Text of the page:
Revisions to Homeowner Prioritization Criteria

Just as our community evolves, so do we.

Part of evolving means ongoing review of our application, prioritization, and selection processes to ensure we meet the greatest needs with the resources available. As part of a recent review process, our operations team made a recommendation to the board of directors for revised prioritization and selection criteria for homeowners on the waiting list, which were adopted in January 2022.

These changes bring positive change for those waiting for repairs. Positive changes include:

  • Allow consideration of both the condition of the home as well as the unique needs of residents
  • Provide more opportunities for an applicant to achieve prioritization
  • Allow for more efficient internal processes
  • Reduces the number of application questions

No changes have been made to qualification criteria. At this time, we only repair homes in Anderson, Greenville, Oconee, or Pickens County. We do not repair a home which is the primary residence a registered sex offender.

Currently, there are more than 1,200 homeowners on our waiting list. When you hear the term “waiting list” what comes to mind?

Perhaps the idea of a list connotes imagery of a line. A line typically works on a first-come, first-serve basis. Our program is anything but that. Instead of imaging a line, imagine a funnel. A funnel is a much better way to approach our prioritization process, here’s why:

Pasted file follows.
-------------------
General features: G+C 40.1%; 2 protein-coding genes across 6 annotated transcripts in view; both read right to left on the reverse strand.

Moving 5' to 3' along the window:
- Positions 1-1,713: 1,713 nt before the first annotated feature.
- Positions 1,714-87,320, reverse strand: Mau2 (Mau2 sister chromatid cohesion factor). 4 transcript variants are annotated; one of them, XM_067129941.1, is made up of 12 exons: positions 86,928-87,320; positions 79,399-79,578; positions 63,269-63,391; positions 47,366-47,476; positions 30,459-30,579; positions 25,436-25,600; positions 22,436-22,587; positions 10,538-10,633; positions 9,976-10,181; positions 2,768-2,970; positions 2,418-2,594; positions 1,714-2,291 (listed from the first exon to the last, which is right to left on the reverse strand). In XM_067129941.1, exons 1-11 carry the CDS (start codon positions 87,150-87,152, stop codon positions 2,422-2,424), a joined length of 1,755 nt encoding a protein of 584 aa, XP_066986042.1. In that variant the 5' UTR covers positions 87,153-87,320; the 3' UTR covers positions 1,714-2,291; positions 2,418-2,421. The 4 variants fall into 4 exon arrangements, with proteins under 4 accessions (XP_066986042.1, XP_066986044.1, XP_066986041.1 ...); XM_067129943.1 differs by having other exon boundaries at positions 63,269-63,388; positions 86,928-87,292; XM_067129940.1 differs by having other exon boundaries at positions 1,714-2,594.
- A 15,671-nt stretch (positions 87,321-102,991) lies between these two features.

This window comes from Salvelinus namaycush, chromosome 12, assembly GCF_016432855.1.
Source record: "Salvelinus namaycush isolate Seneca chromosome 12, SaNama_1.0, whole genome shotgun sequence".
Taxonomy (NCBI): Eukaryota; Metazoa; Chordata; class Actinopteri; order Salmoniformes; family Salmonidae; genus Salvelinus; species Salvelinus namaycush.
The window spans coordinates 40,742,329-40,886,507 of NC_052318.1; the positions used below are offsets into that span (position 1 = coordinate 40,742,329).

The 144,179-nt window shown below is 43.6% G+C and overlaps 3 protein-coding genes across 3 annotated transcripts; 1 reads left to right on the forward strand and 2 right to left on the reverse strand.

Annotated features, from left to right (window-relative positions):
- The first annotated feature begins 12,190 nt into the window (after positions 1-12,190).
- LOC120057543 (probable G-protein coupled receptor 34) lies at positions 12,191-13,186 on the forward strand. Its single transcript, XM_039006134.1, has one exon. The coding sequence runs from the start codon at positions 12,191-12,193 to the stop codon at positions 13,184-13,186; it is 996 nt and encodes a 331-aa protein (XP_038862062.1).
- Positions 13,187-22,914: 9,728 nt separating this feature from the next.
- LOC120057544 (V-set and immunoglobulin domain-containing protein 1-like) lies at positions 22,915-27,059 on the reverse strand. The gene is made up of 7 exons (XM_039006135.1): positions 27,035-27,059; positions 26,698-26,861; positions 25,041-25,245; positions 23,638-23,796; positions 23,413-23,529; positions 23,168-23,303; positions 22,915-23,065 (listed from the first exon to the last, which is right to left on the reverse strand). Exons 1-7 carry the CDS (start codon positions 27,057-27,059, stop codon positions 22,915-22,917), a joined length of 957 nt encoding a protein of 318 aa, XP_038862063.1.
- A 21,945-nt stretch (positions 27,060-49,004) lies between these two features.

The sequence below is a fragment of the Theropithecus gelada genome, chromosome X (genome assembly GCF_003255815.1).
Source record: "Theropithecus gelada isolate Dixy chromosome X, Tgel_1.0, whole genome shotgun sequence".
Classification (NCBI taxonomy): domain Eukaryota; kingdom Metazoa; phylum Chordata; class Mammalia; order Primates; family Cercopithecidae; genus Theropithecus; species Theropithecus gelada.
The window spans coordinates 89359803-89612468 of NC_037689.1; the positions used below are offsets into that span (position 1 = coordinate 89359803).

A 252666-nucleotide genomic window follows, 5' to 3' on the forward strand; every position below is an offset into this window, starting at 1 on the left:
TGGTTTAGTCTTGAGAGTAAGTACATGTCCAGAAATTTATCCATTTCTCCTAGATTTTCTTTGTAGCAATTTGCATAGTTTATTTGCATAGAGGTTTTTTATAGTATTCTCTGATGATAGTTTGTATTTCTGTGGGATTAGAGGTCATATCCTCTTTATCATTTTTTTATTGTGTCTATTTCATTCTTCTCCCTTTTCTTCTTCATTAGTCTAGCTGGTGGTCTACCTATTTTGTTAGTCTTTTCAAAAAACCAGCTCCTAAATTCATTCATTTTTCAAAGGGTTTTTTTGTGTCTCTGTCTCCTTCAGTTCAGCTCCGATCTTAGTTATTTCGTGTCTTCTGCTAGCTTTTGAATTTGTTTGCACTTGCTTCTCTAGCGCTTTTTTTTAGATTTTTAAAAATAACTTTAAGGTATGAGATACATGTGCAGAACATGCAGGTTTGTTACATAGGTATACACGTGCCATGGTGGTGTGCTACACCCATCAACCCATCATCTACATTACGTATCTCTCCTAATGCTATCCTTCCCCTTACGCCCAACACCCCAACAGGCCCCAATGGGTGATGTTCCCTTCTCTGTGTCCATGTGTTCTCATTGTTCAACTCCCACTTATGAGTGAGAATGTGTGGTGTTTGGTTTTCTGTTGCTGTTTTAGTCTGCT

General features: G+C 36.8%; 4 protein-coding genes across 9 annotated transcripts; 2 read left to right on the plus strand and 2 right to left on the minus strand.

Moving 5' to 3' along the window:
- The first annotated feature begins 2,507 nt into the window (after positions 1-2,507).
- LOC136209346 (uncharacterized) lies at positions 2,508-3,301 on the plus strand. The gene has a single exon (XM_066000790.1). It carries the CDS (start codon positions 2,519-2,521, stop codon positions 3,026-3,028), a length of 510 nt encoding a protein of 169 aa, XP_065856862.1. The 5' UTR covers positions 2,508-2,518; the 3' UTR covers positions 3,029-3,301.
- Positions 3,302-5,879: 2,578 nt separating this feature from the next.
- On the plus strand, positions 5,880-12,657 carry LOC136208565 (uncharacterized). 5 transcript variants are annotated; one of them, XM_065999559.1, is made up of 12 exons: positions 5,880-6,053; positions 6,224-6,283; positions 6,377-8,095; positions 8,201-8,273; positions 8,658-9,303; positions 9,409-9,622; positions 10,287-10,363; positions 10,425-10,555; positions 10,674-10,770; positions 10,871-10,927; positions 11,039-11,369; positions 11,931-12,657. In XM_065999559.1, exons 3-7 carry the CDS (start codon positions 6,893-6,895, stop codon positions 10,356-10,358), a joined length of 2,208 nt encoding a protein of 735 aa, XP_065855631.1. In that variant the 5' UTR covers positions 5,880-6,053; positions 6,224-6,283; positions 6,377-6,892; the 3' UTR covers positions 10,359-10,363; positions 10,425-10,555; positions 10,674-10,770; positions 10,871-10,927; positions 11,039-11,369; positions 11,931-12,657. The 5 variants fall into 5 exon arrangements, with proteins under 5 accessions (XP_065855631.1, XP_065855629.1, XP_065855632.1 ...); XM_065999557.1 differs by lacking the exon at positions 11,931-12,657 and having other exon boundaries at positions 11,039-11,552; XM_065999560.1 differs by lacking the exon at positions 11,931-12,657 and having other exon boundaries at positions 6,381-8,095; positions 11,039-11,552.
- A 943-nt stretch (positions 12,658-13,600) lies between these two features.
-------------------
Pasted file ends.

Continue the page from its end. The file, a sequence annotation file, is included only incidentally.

First, the entry point of a funnel is big enough to accommodate varying reasons someone might ask for help. One person may request assistance because there is a hole in the floor while another may need help making a bathroom accessible.

Second, a funnel demonstrates how an applicant moves throughout our process as they meet prioritization criteria. The narrowing of the funnel mirrors the narrowing of the criteria an applicant needs to meet to move forward.

Lastly, at its narrowest point, an applicant exits in the funnel as they are selected for repairs because they have the greatest need we can meet with our current available resources.

Using prioritization criteria is a best practice recommended by the Coalition for Home Repair. It’s not unique to our industry either. As an organization, we often navigate focus areas when we seek funding for a family foundation or corporate grants program. It’s not unusual for a funder to set focus areas or values. Defining values helps a funder choose where to invest when the demand is greater than the available resources. The use of prioritization criteria isn’t new to our program, in fact, we’ve used varying prioritization criteria for years. Changes to those criteria right now are simply reflective of a growing program in a growing community with a growing demand for services.

New 2021 Prioritization Criteria

The revised prioritization criteria focus on three main areas:

    1. Evaluating needs of specific households and residents
    2. Evaluating the physical and environmental safety of a home
    3. Availability of resources

First Prioritization Area: Needs of a household or specific resident

With 1,200+ applicants currently waiting for repairs, evaluating needs of specific households and residents isn’t easy. No family is the same. When we consider the needs of a household, we look at things like income, physical ability of residents, age, how long they’ve been waiting for repairs, and accessibility modifications for a specific resident.